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dc.contributor.authorDalton, Sidna Poageeng
dc.date.issued1914eng
dc.date.submitted1914eng
dc.descriptionTypescript.eng
dc.description.abstractPlato, in a sense, outlines two systems of education. He first states and, with a few minor changes, accepts the traditional education of the Greek people. Later he outlines an original system of his own which is to follow and supplement the traditional education. The primary end, which his educational system as a whole seeks to serve, is the welfare of the state; that is, the moral well-being and harmonious working together of its citizens; but for the highest education, the end appears to be the selection and training of true philosophers - men who will seek "truth for its own sake" and serve the state purely from the sense of duty.eng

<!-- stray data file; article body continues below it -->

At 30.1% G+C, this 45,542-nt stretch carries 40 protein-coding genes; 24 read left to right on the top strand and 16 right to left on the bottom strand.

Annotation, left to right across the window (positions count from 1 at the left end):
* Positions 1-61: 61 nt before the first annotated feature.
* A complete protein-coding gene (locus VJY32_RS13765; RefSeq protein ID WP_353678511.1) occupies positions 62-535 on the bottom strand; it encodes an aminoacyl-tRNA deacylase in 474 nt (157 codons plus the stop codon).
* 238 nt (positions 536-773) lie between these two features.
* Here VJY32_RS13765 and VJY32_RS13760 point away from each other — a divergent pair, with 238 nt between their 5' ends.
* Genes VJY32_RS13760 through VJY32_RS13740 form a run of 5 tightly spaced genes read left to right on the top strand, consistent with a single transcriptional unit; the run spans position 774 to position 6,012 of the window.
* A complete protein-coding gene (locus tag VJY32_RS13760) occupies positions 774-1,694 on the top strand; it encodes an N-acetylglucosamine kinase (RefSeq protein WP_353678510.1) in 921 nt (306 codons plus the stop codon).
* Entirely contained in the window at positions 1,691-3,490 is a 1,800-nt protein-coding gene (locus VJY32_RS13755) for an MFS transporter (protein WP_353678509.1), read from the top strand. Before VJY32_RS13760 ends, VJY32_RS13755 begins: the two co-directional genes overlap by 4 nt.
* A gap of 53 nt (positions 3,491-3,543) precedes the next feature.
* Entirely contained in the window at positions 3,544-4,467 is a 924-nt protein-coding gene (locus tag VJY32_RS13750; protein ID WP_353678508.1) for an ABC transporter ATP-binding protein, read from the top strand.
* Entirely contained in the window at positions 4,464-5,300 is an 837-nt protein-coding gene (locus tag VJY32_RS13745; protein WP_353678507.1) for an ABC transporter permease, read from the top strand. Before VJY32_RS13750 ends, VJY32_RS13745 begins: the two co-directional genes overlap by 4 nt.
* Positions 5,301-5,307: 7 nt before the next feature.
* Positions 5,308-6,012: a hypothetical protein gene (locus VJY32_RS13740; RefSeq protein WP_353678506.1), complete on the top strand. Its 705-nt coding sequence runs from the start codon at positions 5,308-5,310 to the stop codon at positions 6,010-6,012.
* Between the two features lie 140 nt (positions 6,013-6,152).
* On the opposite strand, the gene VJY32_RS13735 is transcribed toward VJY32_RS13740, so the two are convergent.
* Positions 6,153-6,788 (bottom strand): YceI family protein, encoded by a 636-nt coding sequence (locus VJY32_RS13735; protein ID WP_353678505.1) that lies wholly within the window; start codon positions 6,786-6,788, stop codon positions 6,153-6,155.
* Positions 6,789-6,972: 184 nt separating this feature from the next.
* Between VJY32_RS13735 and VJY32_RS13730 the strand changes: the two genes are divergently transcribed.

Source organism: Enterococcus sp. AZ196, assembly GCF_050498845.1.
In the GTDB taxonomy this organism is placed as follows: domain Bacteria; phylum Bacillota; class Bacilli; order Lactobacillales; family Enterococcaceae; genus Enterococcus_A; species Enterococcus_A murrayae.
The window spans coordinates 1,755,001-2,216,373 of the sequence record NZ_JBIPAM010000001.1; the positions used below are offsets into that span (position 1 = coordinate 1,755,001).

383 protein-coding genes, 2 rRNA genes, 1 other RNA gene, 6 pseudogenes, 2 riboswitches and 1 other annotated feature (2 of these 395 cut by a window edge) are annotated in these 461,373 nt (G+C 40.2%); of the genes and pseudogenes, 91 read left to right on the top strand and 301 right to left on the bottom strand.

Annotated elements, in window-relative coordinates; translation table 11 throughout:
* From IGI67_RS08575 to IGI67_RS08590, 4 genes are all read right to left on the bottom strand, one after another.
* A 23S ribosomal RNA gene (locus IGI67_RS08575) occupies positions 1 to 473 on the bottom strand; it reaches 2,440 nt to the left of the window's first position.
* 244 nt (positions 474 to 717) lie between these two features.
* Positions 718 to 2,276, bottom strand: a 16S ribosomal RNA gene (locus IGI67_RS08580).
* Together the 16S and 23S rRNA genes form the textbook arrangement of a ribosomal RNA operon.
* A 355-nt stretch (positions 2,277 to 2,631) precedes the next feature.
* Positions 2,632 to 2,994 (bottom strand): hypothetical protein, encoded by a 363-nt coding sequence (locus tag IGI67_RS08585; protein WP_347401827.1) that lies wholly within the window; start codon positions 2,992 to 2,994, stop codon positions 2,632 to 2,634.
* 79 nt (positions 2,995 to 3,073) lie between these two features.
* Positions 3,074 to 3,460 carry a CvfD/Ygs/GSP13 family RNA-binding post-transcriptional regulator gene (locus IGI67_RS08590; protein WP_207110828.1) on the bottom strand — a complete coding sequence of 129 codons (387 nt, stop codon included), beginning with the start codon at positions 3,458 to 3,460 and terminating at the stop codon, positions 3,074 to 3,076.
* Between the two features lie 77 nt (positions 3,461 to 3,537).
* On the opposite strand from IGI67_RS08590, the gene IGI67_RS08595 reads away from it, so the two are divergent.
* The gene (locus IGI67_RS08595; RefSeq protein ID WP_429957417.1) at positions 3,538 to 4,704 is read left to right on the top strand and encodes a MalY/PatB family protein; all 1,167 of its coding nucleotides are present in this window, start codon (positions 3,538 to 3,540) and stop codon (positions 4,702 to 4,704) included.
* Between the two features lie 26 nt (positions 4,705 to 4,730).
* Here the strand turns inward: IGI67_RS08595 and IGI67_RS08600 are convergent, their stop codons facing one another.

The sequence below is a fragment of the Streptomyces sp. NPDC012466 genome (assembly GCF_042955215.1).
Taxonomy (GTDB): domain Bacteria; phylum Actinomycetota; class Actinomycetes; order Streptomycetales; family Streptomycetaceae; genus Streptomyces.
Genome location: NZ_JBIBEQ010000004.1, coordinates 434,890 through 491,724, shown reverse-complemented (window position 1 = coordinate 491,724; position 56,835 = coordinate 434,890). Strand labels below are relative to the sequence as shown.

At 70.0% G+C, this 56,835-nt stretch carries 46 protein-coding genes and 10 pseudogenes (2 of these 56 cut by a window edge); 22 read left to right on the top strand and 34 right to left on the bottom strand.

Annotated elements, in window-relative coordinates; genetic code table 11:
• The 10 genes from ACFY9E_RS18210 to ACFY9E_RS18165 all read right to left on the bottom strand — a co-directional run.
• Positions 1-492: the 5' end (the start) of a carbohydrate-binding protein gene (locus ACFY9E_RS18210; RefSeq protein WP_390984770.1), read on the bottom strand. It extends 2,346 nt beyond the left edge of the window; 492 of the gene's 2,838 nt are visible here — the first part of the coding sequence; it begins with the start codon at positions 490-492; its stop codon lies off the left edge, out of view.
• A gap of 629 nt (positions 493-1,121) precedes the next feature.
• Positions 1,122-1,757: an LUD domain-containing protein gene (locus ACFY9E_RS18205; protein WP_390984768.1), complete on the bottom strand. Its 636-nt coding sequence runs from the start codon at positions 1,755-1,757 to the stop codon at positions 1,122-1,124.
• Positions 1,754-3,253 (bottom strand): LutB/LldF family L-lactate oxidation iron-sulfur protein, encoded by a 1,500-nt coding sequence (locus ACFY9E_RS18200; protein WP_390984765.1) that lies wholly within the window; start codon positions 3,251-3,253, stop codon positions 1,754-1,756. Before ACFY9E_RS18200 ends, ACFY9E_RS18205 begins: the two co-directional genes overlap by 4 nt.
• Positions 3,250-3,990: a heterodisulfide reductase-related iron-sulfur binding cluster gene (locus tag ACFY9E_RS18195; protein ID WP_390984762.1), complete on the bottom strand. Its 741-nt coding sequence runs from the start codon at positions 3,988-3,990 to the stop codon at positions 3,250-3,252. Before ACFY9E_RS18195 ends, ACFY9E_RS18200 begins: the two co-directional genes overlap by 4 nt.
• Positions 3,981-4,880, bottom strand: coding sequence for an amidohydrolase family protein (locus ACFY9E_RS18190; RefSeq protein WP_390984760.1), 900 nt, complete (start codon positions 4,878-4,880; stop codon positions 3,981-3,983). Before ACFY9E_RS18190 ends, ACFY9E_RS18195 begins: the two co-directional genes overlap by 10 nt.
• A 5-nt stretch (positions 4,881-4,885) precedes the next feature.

dc.description.bibrefIncludes bibliographical referenceseng
dc.format.extent61 leaveseng
dc.identifier.merlinb23422208eng
dc.identifier.oclc24690810eng
dc.identifier.urihttps://hdl.handle.net/10355/16158
dc.identifier.urihttps://doi.org/10.32469/10355/16158eng
dc.languageEnglisheng
dc.publisherUniversity of Missourieng
dc.relation.ispartofcommunityUniversity of Missouri--Columbia. Graduate School. Theses and Dissertationseng
dc.rightsOpenAccess.eng
dc.rights.licenseThis work is licensed under a Creative Commons Attribution-NonCommercial-NoDerivs 3.0 License.
dc.sourceDigitized at the University of Missouri--Columbia MU Libraries Digitization Lab in 2012.eng
dc.subject.lcshEducation in literatureeng
dc.subject.lcshEducation and stateeng
dc.subject.lcshPlato. Republic -- Criticism and interpretationeng
dc.titleA critical review of the theory of education in Plato's Republiceng
dc.typeThesiseng
thesis.degree.disciplineEducation (MU)eng
thesis.degree.grantorUniversity of Missourieng
thesis.degree.levelMasterseng
thesis.degree.nameM.A.eng


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